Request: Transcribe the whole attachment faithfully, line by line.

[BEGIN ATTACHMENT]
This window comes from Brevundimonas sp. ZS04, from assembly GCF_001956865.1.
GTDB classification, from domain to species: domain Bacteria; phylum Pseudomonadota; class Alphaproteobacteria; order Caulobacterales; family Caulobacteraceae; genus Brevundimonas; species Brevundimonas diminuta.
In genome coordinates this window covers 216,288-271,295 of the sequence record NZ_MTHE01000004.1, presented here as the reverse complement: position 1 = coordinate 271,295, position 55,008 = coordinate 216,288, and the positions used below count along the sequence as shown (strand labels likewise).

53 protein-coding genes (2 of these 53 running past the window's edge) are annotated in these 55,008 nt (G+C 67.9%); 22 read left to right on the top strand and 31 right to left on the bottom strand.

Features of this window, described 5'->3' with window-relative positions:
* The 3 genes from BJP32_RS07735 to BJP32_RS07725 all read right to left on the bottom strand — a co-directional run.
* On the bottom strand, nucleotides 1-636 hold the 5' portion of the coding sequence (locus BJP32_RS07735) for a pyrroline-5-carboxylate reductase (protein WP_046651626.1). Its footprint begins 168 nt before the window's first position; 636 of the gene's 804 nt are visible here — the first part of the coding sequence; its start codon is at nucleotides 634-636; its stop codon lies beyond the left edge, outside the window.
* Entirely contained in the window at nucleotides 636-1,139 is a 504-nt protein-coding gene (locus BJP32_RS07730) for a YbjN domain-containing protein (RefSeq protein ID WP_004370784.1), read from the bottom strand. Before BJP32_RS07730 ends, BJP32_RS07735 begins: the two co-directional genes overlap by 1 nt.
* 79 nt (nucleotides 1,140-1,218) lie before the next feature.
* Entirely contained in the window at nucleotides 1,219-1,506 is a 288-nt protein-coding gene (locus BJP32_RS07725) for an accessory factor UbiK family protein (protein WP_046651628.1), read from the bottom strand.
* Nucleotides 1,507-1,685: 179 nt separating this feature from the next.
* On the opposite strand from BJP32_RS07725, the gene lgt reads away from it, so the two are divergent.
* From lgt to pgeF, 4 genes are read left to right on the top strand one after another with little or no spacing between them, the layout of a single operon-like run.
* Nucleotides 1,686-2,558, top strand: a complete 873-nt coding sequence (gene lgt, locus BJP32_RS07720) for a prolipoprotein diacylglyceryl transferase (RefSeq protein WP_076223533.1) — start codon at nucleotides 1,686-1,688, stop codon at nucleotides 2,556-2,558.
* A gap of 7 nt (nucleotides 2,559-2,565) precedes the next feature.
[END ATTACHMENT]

This window comes from Brevundimonas sp. ZS04, from assembly GCF_001956865.1.
GTDB classification, from domain to species: domain Bacteria; phylum Pseudomonadota; class Alphaproteobacteria; order Caulobacterales; family Caulobacteraceae; genus Brevundimonas; species Brevundimonas diminuta.
In genome coordinates this window covers 216,288-271,295 of the sequence record NZ_MTHE01000004.1, presented here as the reverse complement: position 1 = coordinate 271,295, position 55,008 = coordinate 216,288, and the positions used below count along the sequence as shown (strand labels likewise).

53 protein-coding genes (2 of these 53 running past the window's edge) are annotated in these 55,008 nt (G+C 67.9%); 22 read left to right on the top strand and 31 right to left on the bottom strand.

Features of this window, described 5'->3' with window-relative positions:
* The 3 genes from BJP32_RS07735 to BJP32_RS07725 all read right to left on the bottom strand — a co-directional run.
* On the bottom strand, nucleotides 1-636 hold the 5' portion of the coding sequence (locus BJP32_RS07735) for a pyrroline-5-carboxylate reductase (protein WP_046651626.1). Its footprint begins 168 nt before the window's first position; 636 of the gene's 804 nt are visible here — the first part of the coding sequence; its start codon is at nucleotides 634-636; its stop codon lies beyond the left edge, outside the window.
* Entirely contained in the window at nucleotides 636-1,139 is a 504-nt protein-coding gene (locus BJP32_RS07730) for a YbjN domain-containing protein (RefSeq protein ID WP_004370784.1), read from the bottom strand. Before BJP32_RS07730 ends, BJP32_RS07735 begins: the two co-directional genes overlap by 1 nt.
* 79 nt (nucleotides 1,140-1,218) lie before the next feature.
* Entirely contained in the window at nucleotides 1,219-1,506 is a 288-nt protein-coding gene (locus BJP32_RS07725) for an accessory factor UbiK family protein (protein WP_046651628.1), read from the bottom strand.
* Nucleotides 1,507-1,685: 179 nt separating this feature from the next.
* On the opposite strand from BJP32_RS07725, the gene lgt reads away from it, so the two are divergent.
* From lgt to pgeF, 4 genes are read left to right on the top strand one after another with little or no spacing between them, the layout of a single operon-like run.
* Nucleotides 1,686-2,558, top strand: a complete 873-nt coding sequence (gene lgt, locus BJP32_RS07720) for a prolipoprotein diacylglyceryl transferase (RefSeq protein WP_076223533.1) — start codon at nucleotides 1,686-1,688, stop codon at nucleotides 2,556-2,558.
* A gap of 7 nt (nucleotides 2,559-2,565) precedes the next feature.